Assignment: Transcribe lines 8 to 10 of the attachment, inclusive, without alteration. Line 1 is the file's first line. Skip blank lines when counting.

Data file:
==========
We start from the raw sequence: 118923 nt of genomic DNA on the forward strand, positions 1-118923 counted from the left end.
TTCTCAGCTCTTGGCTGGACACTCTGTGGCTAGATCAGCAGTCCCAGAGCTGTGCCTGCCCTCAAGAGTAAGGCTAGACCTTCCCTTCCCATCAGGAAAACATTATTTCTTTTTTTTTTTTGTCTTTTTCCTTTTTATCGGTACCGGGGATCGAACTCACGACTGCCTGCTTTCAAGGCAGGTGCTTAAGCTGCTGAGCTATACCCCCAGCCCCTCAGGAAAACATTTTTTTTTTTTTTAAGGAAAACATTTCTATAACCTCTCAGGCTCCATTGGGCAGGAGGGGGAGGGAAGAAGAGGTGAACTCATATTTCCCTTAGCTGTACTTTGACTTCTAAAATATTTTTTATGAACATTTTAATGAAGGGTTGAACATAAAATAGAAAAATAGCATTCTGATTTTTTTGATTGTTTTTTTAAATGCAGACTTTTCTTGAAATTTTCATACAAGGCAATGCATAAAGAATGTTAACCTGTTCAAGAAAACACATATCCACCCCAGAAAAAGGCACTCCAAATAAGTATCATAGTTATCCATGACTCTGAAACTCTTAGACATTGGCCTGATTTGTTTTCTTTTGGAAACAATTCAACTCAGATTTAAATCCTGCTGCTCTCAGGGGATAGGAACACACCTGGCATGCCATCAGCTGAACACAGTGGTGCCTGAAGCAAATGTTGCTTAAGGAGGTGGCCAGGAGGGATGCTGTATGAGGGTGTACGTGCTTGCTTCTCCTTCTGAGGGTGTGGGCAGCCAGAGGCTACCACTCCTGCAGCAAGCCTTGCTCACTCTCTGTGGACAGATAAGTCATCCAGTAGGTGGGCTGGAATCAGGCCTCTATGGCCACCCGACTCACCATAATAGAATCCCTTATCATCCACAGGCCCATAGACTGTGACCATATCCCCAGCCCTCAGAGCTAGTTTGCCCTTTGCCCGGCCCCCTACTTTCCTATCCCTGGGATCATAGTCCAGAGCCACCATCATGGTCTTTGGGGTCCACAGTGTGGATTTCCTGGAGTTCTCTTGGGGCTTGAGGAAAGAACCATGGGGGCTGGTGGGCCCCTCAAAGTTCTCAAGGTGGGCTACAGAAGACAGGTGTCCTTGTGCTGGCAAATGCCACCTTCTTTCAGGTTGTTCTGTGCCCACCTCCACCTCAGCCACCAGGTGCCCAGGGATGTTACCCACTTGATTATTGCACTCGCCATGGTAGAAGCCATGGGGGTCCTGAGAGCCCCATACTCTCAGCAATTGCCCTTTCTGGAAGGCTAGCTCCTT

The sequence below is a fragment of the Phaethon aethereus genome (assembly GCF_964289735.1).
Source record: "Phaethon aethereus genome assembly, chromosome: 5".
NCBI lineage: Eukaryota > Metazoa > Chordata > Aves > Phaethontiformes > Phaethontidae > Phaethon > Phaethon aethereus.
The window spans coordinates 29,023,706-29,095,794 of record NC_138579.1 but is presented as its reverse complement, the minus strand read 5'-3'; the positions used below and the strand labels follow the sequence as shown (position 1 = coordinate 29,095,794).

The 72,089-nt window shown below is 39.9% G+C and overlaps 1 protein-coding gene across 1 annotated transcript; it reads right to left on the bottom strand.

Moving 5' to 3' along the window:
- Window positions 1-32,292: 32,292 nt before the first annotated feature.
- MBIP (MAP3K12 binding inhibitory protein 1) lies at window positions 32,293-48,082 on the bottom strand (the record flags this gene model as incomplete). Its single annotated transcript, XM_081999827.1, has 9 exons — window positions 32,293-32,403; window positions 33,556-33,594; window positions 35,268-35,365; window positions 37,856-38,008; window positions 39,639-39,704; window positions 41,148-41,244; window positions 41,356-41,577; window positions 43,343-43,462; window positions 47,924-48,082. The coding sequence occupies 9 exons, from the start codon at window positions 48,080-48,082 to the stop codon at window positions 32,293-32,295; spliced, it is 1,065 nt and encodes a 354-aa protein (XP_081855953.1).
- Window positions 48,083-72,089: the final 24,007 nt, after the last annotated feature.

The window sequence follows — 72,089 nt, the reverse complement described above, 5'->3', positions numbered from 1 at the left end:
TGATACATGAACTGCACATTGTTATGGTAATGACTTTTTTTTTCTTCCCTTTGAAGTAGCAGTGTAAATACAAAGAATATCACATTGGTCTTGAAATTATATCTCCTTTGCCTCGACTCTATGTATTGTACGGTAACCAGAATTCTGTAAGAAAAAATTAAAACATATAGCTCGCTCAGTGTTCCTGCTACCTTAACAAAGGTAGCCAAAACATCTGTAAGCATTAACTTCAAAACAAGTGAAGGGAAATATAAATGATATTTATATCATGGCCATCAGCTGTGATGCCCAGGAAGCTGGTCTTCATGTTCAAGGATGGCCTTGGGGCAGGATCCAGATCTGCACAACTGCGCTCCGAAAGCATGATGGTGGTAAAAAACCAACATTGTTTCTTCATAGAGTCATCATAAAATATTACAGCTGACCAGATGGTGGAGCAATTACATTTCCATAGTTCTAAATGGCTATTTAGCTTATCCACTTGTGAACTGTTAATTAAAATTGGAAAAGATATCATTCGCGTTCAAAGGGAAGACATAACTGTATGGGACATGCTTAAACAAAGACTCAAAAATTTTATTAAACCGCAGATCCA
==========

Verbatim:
Moving 5' to 3' along the window:
- Window positions 1-32,292: 32,292 nt before the first annotated feature.
- MBIP (MAP3K12 binding inhibitory protein 1) lies at window positions 32,293-48,082 on the bottom strand (the record flags this gene model as incomplete). Its single annotated transcript, XM_081999827.1, has 9 exons — window positions 32,293-32,403; window positions 33,556-33,594; window positions 35,268-35,365; window positions 37,856-38,008; window positions 39,639-39,704; window positions 41,148-41,244; window positions 41,356-41,577; window positions 43,343-43,462; window positions 47,924-48,082. The coding sequence occupies 9 exons, from the start codon at window positions 48,080-48,082 to the stop codon at window positions 32,293-32,295; spliced, it is 1,065 nt and encodes a 354-aa protein (XP_081855953.1).